'A ticking time bomb': Anti-ISIS allies debating next steps after U.S. withdrawal

"Success," Winston Churchill supposedly said, "is the ability to go from one failure to another with no loss of enthusiasm." That could be the motto of foreign ministers in the anti-Islamic State coalition as they gather Thursday in Washington.
A Syrian Kurd holds his hand on the barbed wire fence that marks the Turkey-Syria border on the outskirts of Kobani, seen from the Turkish side of the border outside the village of Yumurtalik, on Friday, Nov. 14, 2014. (Vadim Ghirda/The Associated Press)

"Success," Winston Churchill supposedly said, "is the ability to go from one failure to another with no loss of enthusiasm." That could be the motto of foreign ministers in the anti-Islamic State coalition as they gather Thursday in Washington.

Representatives of 30 nations, including Canada, are meeting at the insistence of the French.

The gathering comes after U.S. President Donald Trump unilaterally withdrew American special forces troops from northeastern Syria this fall, clearing the way for a Turkish military incursion and imperilling relations with the Kurds, who have shouldered the bulk of the fighting against the Islamic State, or ISIS.

Foreign Affairs Minister Chrystia Freeland will not attend, as the newly re-elected Liberal government is in the process of finalizing cabinet appointments, but a senior official is slated to be there.

The recent killing of ISIS leader Abu Bakr al-Baghdadi is the major bright spot in a chaotic situation — maybe the only one.

The foreign fighter problem

"All in all, we believe that we have good news to present to the coalition," said a senior U.S. State Department official, speaking on background ahead of the meeting.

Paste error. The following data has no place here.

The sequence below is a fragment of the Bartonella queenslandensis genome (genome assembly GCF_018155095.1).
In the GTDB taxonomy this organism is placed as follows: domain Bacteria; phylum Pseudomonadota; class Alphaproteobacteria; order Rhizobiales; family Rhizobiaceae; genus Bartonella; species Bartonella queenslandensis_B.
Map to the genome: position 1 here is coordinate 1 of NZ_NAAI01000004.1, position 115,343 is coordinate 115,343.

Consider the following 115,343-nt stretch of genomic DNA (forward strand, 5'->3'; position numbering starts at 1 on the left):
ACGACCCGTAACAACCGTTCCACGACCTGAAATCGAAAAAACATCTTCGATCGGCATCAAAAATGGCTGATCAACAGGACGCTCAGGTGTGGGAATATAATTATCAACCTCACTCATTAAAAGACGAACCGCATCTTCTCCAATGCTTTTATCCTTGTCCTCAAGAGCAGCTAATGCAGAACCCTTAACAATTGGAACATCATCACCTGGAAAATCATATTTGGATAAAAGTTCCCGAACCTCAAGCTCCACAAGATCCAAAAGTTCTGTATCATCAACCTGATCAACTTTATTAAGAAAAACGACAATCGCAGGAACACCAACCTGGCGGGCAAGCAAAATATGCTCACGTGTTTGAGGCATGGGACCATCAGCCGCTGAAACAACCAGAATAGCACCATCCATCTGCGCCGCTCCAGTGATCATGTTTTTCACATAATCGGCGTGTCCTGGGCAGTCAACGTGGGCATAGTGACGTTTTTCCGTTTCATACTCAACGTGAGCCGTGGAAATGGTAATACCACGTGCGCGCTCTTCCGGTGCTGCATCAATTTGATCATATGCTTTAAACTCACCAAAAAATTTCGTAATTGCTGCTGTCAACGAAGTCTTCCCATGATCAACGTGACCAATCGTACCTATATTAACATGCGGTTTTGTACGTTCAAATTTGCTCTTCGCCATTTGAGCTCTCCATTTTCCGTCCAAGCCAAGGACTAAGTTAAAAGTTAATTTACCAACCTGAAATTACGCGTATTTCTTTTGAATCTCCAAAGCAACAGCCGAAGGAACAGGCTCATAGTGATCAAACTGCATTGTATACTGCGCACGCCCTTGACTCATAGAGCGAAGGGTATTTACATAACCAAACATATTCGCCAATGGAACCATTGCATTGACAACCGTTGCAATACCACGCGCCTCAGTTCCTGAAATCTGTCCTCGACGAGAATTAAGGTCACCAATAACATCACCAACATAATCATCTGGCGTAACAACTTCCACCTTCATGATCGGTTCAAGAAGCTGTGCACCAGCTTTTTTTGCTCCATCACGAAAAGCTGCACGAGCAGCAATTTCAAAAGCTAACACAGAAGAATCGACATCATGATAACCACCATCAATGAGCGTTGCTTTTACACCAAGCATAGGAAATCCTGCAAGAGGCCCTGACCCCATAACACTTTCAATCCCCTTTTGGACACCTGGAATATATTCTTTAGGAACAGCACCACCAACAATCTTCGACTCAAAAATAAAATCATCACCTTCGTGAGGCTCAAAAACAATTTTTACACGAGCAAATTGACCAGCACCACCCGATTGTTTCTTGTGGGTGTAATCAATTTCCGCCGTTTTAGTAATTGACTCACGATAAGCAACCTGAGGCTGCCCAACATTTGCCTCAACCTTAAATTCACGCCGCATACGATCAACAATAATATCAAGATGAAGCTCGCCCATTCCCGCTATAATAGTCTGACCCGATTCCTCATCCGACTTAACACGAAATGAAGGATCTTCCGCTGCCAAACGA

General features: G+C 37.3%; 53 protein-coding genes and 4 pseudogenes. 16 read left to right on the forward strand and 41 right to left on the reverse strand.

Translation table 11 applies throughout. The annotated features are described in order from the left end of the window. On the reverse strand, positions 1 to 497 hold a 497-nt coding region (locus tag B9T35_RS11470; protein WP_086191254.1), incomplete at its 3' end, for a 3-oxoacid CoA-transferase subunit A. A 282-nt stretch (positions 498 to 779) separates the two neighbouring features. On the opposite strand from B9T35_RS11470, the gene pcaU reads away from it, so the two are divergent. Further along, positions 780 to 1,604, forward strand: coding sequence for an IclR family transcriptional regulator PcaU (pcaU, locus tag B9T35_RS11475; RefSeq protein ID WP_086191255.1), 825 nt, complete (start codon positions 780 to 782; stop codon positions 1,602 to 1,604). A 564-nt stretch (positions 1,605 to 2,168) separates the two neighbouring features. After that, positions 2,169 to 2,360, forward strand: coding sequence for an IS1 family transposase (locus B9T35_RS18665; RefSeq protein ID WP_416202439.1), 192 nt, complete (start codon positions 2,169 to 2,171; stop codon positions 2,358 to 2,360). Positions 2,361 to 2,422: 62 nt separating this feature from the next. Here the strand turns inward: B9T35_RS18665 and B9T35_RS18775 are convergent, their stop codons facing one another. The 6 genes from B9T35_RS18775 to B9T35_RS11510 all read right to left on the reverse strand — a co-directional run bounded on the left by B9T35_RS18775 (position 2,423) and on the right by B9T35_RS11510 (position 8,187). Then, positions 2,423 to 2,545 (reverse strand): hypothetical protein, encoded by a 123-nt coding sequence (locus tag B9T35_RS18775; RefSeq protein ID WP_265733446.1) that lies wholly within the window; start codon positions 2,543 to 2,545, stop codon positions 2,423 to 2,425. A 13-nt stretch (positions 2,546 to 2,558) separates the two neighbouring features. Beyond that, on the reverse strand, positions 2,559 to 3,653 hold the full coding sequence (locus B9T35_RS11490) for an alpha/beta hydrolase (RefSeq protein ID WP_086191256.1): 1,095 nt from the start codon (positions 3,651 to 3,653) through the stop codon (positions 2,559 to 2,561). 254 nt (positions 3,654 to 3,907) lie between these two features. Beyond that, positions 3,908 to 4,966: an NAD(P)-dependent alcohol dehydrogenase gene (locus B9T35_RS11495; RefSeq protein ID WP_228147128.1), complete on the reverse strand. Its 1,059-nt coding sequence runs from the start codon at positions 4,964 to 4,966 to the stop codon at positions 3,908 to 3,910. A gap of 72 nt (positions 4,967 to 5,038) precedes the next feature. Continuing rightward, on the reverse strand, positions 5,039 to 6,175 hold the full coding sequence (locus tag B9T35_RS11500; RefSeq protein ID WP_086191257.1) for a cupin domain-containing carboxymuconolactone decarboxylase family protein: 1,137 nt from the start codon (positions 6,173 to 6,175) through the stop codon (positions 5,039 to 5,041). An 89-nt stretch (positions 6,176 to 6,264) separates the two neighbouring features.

One of the major points of contention will be the refusal of Canada and other western nations to take back their citizens who fought for ISIS, along with their families, many of whom are in Kurdish prisons after the collapse of the caliphate. 

The American official said the U.S. government intends to "be as forward-leaning as possible to get these people back to their home countries."

An elderly Syrian Kurd woman holds a bottle of water after crossing the border between Syria and Turkey near the southeastern town of Suruc in Sanliurfa province, on September 20, 2014. Several thousand Syrian Kurds began crossing into Turkey on September 19 fleeing Islamic State fighters who advanced into their villages. (Bulent Kilic/AFP/Getty Images)

The Turkish offensive in northeastern Syria, aimed at reducing the Kurdish presence along Turkey's southern border, and the subsequent involvement of the Russian military have created ripples of instability, ramping up fears that ISIS prisoners could either be set free — or escape.

"It is a ticking time bomb to simply have the better part of 10,000 detainees, many of them foreign fighters, and tens of thousands of family members in a situation that is not all that secure," said the U.S. official.

The death penalty problem

The position of many European governments is that former ISIS extremists should be tried in the regions where their crimes took place, and where evidence can be gathered.